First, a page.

We have been using a custom coded ABAP program to process and post the items on our electronic
bank statements, which we retrieve from the bank in BAI2 format. But we just upgraded to 4.6C and
are now considering implementing the Electronic Bank Statement Processing functionality that is
standard delivered with the system to replace this custom program. What is your view on this
functionality? Does it work well? How much flexibility does it have when it comes to pushing
specific transactions to unique general ledger accounts?
The Electronic Bank Statement (EBS) processing functionality available in 4.6C (and above) is extremely good. As in earlier releases, in 4.6C you have the capability to guide bank statement transactions to unique G/L posting rules based on the BAI transaction codes provided with them on the electronic bank statement.
Where 4.6C has a huge functional advantage over earlier releases is in the area of the Search String functionality. In earlier releases, the usefulness of this functionality was very limited but with 4.6C SAP has substantially enhanced the functionality so that it is now a very powerful tool for interpreting and processing items on the bank statement.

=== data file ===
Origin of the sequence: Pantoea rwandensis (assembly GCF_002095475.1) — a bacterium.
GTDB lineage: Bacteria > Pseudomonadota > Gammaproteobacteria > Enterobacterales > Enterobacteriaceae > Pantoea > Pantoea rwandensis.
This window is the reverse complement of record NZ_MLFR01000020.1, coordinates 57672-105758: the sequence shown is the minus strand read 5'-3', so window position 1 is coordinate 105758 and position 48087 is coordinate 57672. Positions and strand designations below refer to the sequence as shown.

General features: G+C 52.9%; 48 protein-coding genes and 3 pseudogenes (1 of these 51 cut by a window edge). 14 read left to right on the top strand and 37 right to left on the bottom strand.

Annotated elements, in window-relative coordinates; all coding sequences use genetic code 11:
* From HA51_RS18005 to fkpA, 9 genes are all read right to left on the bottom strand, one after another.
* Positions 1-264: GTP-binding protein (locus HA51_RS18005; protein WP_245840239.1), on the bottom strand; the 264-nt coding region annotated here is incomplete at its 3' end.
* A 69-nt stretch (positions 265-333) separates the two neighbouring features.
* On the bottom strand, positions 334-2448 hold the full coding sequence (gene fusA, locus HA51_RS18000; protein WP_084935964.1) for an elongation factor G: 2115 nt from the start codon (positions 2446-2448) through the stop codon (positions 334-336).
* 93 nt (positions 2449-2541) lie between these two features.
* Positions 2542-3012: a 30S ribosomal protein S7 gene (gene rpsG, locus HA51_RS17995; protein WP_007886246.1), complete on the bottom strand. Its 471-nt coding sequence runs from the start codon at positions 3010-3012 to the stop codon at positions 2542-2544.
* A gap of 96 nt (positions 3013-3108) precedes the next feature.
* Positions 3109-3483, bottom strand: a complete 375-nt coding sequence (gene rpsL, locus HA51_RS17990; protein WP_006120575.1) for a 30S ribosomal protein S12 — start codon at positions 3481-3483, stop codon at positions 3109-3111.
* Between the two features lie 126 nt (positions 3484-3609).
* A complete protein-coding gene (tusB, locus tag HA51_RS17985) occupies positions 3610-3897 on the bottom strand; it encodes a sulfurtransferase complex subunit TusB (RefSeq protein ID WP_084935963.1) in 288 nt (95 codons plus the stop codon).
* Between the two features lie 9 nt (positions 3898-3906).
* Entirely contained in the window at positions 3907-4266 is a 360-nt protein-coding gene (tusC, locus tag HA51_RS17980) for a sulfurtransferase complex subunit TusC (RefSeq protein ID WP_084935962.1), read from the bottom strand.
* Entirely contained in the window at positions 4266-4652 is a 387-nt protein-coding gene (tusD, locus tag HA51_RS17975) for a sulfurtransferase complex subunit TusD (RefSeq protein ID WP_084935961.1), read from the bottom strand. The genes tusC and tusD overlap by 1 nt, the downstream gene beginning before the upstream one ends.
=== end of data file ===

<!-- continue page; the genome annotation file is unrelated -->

Instead of being stuck assigning a BAI code to a single posting rule for a bank account, you can now configure the Search String functionality so that a bank statement item will be uniquely posted based on the text that is delivered in the free-form remittance section of bank statement transactions. This is especially helpful in situations such as inbound wires where you are trying to differentiate inbound customer wires from your own inbound bank to bank concentrations wires.
In older releases you would have had to use the electronic bank statement user exit with custom ABAP coding to differentiate these items and assign different posting rules to them because they use the same BAI code on an electronic bank statement. But now they can easily be differentiated and uniquely posted using the delivered Search String functionality.
This was first published in June 2003